Based on extensive data collected from over 2,500 HR managers in 65 countries across the globe, the Page Executive, Michael Page and Page Personnel HR Barometer presents important findings from the global HR community.
Strong hiring and recruitment expectations in many locations signal a new phase of economic growth and rebuild. Numbers from countries such as Germany and the UK and Ireland are particularly optimistic, sending a positive message about future plans for workforce expansion.
There are clear signs that this is the long-predicted prelude to the Second War for Talent, following on from the first peak in demand fuelled by the surge in technology during the closing years of the last century. While the technology and related industries will be on the front line in this new war for talent, other sectors are expected to follow rapidly in their wake.
As a result, HR is increasing in consequence and influence, as illustrated in the intensified focus on the recruitment, development and management of talent. Talent retention and employer branding will also be as crucial in this new war as they were first time around.
HR is becoming key to business growth and needs to continue its evolution towards being an operational and strategic business partner. In some regions at least, the difficult HR tasks of laying off employees and cutting costs, demanded by the economic downturn, may now no longer divert HR from more strategic initiatives. We also see renewed focus on HR data and key performance indicators (KPIs) to manage performance.
Is HR ready for this complex mix of challenges? Certainly in terms of numbers of resources, organisations are not planning any significant increase in their HR teams, even though they are expecting to increase their workforce within the next twelve months. This crucial finding raises obvious questions about HR professionals being ready to help their employers to handle a growing workforce. Will HR be able to cope with the pace of growth required by the business? This is a key challenge for the foreseeable future.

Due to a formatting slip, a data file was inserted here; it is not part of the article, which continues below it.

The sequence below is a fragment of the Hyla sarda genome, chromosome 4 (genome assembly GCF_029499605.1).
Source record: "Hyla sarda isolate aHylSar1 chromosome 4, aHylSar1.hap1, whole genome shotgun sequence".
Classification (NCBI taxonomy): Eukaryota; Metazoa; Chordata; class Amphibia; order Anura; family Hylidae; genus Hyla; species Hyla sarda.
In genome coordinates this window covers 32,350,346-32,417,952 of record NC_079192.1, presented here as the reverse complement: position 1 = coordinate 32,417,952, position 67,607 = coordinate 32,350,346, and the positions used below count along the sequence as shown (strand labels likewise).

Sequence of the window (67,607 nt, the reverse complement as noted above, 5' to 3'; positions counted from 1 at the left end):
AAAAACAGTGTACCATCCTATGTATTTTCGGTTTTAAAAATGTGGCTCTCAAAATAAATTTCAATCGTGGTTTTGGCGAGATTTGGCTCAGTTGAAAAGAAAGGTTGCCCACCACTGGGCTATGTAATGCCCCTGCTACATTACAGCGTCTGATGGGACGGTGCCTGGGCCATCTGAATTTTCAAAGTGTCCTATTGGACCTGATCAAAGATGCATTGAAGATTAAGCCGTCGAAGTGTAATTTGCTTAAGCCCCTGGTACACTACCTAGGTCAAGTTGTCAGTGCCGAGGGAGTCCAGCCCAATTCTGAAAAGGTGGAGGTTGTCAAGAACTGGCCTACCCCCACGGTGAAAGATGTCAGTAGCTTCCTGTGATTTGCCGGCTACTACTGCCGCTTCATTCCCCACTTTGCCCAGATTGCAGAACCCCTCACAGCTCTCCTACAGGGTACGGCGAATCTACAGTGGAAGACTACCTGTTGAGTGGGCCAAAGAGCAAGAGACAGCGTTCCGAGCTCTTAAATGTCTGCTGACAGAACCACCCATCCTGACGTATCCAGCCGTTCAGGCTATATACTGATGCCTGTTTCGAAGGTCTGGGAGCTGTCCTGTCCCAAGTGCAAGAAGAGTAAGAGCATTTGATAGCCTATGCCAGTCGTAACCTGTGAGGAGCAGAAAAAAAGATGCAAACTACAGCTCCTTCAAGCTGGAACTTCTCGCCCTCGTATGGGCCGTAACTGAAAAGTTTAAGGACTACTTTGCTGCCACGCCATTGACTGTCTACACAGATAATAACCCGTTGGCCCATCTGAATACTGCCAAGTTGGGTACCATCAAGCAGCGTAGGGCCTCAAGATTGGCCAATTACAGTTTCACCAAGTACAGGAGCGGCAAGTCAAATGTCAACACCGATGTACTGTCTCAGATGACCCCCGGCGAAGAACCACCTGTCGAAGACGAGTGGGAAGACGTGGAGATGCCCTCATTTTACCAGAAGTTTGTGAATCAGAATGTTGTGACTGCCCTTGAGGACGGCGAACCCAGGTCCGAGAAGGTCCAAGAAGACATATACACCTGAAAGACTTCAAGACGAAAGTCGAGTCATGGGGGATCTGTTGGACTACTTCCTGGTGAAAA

Reflecting on the insights we have received from HR leaders across the world, we see that the HR function is undergoing radical change. From being regarded as an administrative function, HR has become more focused on recruitment and talent development.
The responses of HR leaders globally signal a maturing HR function, which is aligning more closely with the business and becoming a strategic partner in attracting, hiring, developing and retaining talent, as organisations place increased value on their people.
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